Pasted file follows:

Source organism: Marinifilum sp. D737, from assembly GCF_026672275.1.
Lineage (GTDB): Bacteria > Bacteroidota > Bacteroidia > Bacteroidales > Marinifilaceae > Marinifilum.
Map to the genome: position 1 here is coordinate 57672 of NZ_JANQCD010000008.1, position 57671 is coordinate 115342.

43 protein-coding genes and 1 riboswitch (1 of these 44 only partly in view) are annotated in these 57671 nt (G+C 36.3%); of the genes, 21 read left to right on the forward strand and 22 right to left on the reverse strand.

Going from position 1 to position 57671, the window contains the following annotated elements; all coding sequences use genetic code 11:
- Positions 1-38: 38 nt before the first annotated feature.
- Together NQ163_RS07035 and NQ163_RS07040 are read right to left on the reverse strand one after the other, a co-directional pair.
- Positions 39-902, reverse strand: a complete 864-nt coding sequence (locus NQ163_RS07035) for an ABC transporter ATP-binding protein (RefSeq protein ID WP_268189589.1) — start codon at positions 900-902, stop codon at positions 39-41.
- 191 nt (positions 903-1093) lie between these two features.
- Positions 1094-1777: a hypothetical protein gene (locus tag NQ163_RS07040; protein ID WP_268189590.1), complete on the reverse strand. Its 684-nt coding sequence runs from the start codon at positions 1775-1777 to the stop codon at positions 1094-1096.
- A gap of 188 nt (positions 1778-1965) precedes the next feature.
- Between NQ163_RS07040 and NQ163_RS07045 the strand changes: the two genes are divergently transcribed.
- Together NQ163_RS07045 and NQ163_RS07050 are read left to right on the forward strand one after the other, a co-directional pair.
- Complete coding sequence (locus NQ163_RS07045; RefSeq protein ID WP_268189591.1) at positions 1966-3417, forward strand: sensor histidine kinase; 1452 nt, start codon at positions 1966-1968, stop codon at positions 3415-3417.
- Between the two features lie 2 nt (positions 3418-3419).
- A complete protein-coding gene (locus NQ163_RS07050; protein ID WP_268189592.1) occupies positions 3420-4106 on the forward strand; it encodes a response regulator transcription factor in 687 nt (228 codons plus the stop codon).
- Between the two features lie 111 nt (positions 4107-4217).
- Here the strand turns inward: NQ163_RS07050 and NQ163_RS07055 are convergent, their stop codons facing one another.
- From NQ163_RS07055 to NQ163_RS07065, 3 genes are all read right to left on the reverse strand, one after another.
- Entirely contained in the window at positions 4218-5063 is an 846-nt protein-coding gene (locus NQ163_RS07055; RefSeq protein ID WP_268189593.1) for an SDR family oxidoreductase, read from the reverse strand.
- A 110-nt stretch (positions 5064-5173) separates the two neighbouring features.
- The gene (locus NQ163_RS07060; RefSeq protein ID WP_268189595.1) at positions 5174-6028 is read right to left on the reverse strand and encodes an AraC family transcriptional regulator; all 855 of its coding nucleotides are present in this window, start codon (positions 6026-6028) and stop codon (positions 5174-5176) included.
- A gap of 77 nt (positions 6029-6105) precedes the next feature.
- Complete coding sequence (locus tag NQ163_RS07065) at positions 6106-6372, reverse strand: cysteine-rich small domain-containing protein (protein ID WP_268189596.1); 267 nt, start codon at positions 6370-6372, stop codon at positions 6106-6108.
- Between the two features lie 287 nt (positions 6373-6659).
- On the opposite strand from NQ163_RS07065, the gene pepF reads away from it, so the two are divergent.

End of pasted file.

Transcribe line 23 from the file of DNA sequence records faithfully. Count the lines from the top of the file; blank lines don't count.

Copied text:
- A gap of 77 nt (positions 6029-6105) precedes the next feature.